My Kindergarden Commencement Address


Why do we have Kindergarden graduation? To me it’s as plain as a yellow stained nap mat- to give Kindergarden teachers an extra week of summer vacation. However, if we are going to play in to the fantasy that Kindergarden is worthy of all the pomp and circumstance then the pee wees should get their own keynote speaker. So, without further ado…

“Thank you principal McVicker for that wonderful introduction, as well as that lovely meal of Chicken Dinosaurs and apple slices. If I’d have known that talking to five year olds meant having to eat like one I would have held out for 8th grade commencement.
The pressures placed on you by society, my tiny friends, will only grow as you age. I thought of relating witty anecdotes based on my encyclopedic knowledge of the Disney Channel, but

Image representing iPhone as depicted in Crunc...
Image via CrunchBase

 I believe that at this critical moment in your development you are yearning for something more. Therefore, let me give you some advice from a world weary, jaded and slightly overweight fellow traveler on Spaceship Earth.

Smart phones are the devil. If you have one right now it’s too late for you- weaning you off would be like doing rehab in a meth lab. The rest of you are right now being crushed under the weight of peer pressure to ask Santa Claus for an IPhone 6- or whatever number they’re up to now. Don’t. It’s a scientific fact that smart phone users lead the nation in obesity, heart disease, failed relationships and self portraits taken in front of bathroom mirrors. While we’re at it, ditto for television and game consoles. Except for the selfies though I’m sure Bill Gates and the Sony people are working on it.

If you want to predict what the priorities of American society will be then listen to rap music. This is due to the fact that a) black kids are cool and b) white kids will do anything to be cool. When I first began listening to rap music all Eric B and Rakim, Slick Rick, et al talked about was competing to be the best rapper. That gave rise to the hyperactive competitiveness of the .com bubble and Gordon Gekko. Now, Kanye and the rest talk about clothes, having more money than Davy Crockett, and various foreign hand made sports cars. I predict this will lead to an influx of Gap and Saab franchises in the very near future. You have been warned.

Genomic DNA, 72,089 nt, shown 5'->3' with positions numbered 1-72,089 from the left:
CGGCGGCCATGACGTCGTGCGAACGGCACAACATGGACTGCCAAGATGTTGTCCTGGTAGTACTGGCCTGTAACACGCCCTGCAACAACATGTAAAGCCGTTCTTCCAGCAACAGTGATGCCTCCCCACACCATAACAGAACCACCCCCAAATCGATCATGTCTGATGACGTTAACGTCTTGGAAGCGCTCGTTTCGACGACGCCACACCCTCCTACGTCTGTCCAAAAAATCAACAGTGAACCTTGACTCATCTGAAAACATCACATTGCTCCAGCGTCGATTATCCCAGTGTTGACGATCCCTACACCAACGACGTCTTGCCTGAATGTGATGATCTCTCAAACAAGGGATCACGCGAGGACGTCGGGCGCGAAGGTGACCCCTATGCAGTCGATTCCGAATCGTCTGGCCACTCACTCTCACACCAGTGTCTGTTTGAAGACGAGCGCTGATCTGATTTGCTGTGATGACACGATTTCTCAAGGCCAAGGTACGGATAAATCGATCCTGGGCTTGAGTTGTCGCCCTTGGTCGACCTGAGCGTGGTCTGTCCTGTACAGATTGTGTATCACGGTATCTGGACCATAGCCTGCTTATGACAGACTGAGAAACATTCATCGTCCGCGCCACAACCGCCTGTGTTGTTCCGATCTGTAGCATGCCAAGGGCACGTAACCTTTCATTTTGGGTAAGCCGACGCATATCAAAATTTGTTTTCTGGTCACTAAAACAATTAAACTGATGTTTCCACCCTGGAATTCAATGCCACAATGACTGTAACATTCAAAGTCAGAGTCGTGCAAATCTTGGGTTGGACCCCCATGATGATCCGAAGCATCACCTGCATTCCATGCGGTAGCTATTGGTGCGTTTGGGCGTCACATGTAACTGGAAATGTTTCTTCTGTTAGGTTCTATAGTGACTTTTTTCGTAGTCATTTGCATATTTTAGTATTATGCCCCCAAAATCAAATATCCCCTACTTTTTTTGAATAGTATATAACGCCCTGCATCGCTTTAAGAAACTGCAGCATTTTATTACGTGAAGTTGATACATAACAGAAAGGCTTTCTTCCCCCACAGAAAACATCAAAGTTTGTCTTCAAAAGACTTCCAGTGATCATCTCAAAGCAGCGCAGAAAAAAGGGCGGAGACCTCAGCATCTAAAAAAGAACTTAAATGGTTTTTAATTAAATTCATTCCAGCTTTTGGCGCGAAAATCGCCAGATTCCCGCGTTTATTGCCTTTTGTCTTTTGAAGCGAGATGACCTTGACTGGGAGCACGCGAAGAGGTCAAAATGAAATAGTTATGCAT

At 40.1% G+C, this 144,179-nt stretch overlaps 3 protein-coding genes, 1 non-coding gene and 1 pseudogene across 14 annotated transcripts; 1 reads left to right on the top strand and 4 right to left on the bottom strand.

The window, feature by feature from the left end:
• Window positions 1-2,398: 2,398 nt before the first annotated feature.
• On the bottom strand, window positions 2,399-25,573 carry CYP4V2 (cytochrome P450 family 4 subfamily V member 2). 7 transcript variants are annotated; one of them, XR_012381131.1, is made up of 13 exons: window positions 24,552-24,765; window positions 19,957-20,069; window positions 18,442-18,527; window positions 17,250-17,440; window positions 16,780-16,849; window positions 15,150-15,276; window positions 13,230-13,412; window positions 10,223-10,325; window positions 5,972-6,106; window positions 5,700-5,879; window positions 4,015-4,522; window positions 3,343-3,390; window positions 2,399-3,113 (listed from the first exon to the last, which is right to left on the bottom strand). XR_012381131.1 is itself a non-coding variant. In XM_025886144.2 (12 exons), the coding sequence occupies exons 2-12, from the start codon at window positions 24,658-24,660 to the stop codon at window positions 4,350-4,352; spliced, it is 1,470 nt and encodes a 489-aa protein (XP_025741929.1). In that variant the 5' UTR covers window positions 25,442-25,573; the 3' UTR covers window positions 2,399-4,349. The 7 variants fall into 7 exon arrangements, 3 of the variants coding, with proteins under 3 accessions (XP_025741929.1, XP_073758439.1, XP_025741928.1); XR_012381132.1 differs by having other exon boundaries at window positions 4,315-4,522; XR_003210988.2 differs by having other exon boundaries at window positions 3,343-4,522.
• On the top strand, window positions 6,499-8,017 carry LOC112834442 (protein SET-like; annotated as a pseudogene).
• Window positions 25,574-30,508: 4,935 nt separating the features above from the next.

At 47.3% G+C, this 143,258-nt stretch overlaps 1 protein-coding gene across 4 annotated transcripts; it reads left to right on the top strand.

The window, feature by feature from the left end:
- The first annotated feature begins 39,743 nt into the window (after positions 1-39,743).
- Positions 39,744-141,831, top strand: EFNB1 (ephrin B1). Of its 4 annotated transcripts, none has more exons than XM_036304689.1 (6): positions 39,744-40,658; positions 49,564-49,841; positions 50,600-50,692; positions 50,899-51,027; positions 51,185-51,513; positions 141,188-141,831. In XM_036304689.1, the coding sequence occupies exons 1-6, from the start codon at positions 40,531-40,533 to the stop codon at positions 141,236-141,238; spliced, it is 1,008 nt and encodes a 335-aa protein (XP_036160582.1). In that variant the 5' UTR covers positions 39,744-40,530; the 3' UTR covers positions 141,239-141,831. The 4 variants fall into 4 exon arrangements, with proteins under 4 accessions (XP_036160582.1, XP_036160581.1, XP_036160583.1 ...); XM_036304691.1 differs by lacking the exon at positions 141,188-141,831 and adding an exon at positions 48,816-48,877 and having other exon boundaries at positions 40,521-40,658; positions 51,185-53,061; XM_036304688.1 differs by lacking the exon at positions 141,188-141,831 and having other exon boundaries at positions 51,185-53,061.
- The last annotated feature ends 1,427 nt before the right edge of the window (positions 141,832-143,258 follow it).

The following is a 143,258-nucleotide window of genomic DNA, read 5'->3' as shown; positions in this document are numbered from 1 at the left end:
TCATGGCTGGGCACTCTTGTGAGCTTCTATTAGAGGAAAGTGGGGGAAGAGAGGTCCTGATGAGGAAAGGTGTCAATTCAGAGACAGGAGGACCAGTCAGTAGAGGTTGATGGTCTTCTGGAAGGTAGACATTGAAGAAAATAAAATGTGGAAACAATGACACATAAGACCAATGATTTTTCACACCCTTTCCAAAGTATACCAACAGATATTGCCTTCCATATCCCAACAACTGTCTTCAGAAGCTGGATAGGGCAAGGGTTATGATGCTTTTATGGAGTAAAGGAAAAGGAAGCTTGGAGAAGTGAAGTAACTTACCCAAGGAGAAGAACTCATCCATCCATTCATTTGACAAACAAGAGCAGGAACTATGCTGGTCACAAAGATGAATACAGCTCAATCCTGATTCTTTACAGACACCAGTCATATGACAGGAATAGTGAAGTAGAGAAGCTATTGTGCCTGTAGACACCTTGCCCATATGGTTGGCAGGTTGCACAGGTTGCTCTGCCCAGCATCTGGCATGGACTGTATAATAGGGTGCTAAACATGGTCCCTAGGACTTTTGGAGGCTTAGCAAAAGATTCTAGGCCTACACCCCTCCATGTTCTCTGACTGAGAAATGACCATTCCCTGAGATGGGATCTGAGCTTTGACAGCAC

English: Slick Rick performing with Doug E. Fr...

English: Slick Rick performing with Doug E. Fresh live in 2009. (Photo credit: Wikipedia)

Don’t go to college. A college degree leading to a well paying job is just as much a myth as the 0% interest credit card. Colleges want you to believe that they are the gatekeepers to the American dream so that you or your parents will take out loans or start savings accounts to pay for your education. This will leave you and your parents, er, cosigners, with a six figure debt and a monthly nut bigger than their mortgage. You will not be able to pay, of course, because in four years, maybe more, you will graduate with a degree in something that interested you only to find that the people that are interviewing you got their degree in general studies from the University of Phoenix and had an uncle that plays poker with the assistant Vice President of Field Operations. Get a poker app for that smart phone you are probably going to get anyway and give it to your uncle NOW- while there’s still time. Split any winnings with him 50-50 and use the money to purchase your own charter deep sea fishing boat. But don’t go to college.